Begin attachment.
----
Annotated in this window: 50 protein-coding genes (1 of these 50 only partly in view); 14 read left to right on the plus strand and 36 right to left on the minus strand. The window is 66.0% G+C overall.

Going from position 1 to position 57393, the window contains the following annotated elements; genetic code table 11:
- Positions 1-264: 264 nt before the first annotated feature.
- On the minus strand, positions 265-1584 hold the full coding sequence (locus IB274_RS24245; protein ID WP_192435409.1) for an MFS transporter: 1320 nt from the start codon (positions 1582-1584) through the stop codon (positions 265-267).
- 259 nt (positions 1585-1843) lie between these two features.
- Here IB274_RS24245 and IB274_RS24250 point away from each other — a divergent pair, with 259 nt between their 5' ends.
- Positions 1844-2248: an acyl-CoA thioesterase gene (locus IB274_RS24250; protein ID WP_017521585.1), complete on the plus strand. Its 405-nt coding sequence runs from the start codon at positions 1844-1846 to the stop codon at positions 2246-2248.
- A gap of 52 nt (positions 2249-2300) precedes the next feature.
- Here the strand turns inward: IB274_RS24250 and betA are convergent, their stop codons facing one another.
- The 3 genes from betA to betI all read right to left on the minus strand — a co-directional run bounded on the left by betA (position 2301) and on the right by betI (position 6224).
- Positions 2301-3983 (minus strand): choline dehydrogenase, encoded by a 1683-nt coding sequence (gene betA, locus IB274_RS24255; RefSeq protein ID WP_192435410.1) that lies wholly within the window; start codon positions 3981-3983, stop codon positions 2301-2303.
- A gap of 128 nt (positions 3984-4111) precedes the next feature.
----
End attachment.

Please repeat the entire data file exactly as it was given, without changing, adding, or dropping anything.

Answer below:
Annotated in this window: 50 protein-coding genes (1 of these 50 only partly in view); 14 read left to right on the plus strand and 36 right to left on the minus strand. The window is 66.0% G+C overall.

Going from position 1 to position 57393, the window contains the following annotated elements; genetic code table 11:
- Positions 1-264: 264 nt before the first annotated feature.
- On the minus strand, positions 265-1584 hold the full coding sequence (locus IB274_RS24245; protein ID WP_192435409.1) for an MFS transporter: 1320 nt from the start codon (positions 1582-1584) through the stop codon (positions 265-267).
- 259 nt (positions 1585-1843) lie between these two features.
- Here IB274_RS24245 and IB274_RS24250 point away from each other — a divergent pair, with 259 nt between their 5' ends.
- Positions 1844-2248: an acyl-CoA thioesterase gene (locus IB274_RS24250; protein ID WP_017521585.1), complete on the plus strand. Its 405-nt coding sequence runs from the start codon at positions 1844-1846 to the stop codon at positions 2246-2248.
- A gap of 52 nt (positions 2249-2300) precedes the next feature.
- Here the strand turns inward: IB274_RS24250 and betA are convergent, their stop codons facing one another.
- The 3 genes from betA to betI all read right to left on the minus strand — a co-directional run bounded on the left by betA (position 2301) and on the right by betI (position 6224).
- Positions 2301-3983 (minus strand): choline dehydrogenase, encoded by a 1683-nt coding sequence (gene betA, locus IB274_RS24255; RefSeq protein ID WP_192435410.1) that lies wholly within the window; start codon positions 3981-3983, stop codon positions 2301-2303.
- A gap of 128 nt (positions 3984-4111) precedes the next feature.